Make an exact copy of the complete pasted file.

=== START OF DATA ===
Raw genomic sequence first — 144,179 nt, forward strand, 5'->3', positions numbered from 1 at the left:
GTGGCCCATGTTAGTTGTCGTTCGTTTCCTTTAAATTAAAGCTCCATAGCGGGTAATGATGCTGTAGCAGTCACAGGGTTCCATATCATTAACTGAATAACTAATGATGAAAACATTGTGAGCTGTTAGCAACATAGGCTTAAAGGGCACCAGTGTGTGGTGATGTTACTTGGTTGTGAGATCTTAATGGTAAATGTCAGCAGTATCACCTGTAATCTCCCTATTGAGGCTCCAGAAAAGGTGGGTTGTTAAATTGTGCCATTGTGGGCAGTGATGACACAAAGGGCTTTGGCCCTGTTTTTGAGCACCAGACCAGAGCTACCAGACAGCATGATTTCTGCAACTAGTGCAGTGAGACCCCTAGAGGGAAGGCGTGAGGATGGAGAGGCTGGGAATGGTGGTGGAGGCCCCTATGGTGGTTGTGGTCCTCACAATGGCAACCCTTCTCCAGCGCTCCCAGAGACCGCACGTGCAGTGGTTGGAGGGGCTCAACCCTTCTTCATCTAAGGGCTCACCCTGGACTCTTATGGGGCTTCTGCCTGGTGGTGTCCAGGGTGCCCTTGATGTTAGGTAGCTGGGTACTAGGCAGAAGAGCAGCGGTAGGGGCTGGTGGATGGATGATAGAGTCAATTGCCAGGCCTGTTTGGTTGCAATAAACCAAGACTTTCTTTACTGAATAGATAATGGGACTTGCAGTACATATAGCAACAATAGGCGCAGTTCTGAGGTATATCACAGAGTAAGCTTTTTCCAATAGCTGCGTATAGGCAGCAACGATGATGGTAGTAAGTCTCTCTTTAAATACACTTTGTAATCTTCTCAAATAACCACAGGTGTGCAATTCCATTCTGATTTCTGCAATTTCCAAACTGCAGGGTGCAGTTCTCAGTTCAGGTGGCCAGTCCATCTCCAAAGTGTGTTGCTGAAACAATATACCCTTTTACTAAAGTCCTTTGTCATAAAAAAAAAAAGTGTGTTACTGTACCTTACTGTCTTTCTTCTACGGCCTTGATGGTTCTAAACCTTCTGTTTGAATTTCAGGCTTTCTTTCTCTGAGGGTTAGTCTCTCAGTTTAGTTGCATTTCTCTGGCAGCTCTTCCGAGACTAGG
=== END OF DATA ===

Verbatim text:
Raw genomic sequence first — 144,179 nt, forward strand, 5'->3', positions numbered from 1 at the left:
GTGGCCCATGTTAGTTGTCGTTCGTTTCCTTTAAATTAAAGCTCCATAGCGGGTAATGATGCTGTAGCAGTCACAGGGTTCCATATCATTAACTGAATAACTAATGATGAAAACATTGTGAGCTGTTAGCAACATAGGCTTAAAGGGCACCAGTGTGTGGTGATGTTACTTGGTTGTGAGATCTTAATGGTAAATGTCAGCAGTATCACCTGTAATCTCCCTATTGAGGCTCCAGAAAAGGTGGGTTGTTAAATTGTGCCATTGTGGGCAGTGATGACACAAAGGGCTTTGGCCCTGTTTTTGAGCACCAGACCAGAGCTACCAGACAGCATGATTTCTGCAACTAGTGCAGTGAGACCCCTAGAGGGAAGGCGTGAGGATGGAGAGGCTGGGAATGGTGGTGGAGGCCCCTATGGTGGTTGTGGTCCTCACAATGGCAACCCTTCTCCAGCGCTCCCAGAGACCGCACGTGCAGTGGTTGGAGGGGCTCAACCCTTCTTCATCTAAGGGCTCACCCTGGACTCTTATGGGGCTTCTGCCTGGTGGTGTCCAGGGTGCCCTTGATGTTAGGTAGCTGGGTACTAGGCAGAAGAGCAGCGGTAGGGGCTGGTGGATGGATGATAGAGTCAATTGCCAGGCCTGTTTGGTTGCAATAAACCAAGACTTTCTTTACTGAATAGATAATGGGACTTGCAGTACATATAGCAACAATAGGCGCAGTTCTGAGGTATATCACAGAGTAAGCTTTTTCCAATAGCTGCGTATAGGCAGCAACGATGATGGTAGTAAGTCTCTCTTTAAATACACTTTGTAATCTTCTCAAATAACCACAGGTGTGCAATTCCATTCTGATTTCTGCAATTTCCAAACTGCAGGGTGCAGTTCTCAGTTCAGGTGGCCAGTCCATCTCCAAAGTGTGTTGCTGAAACAATATACCCTTTTACTAAAGTCCTTTGTCATAAAAAAAAAAAGTGTGTTACTGTACCTTACTGTCTTTCTTCTACGGCCTTGATGGTTCTAAACCTTCTGTTTGAATTTCAGGCTTTCTTTCTCTGAGGGTTAGTCTCTCAGTTTAGTTGCATTTCTCTGGCAGCTCTTCCGAGACTAGG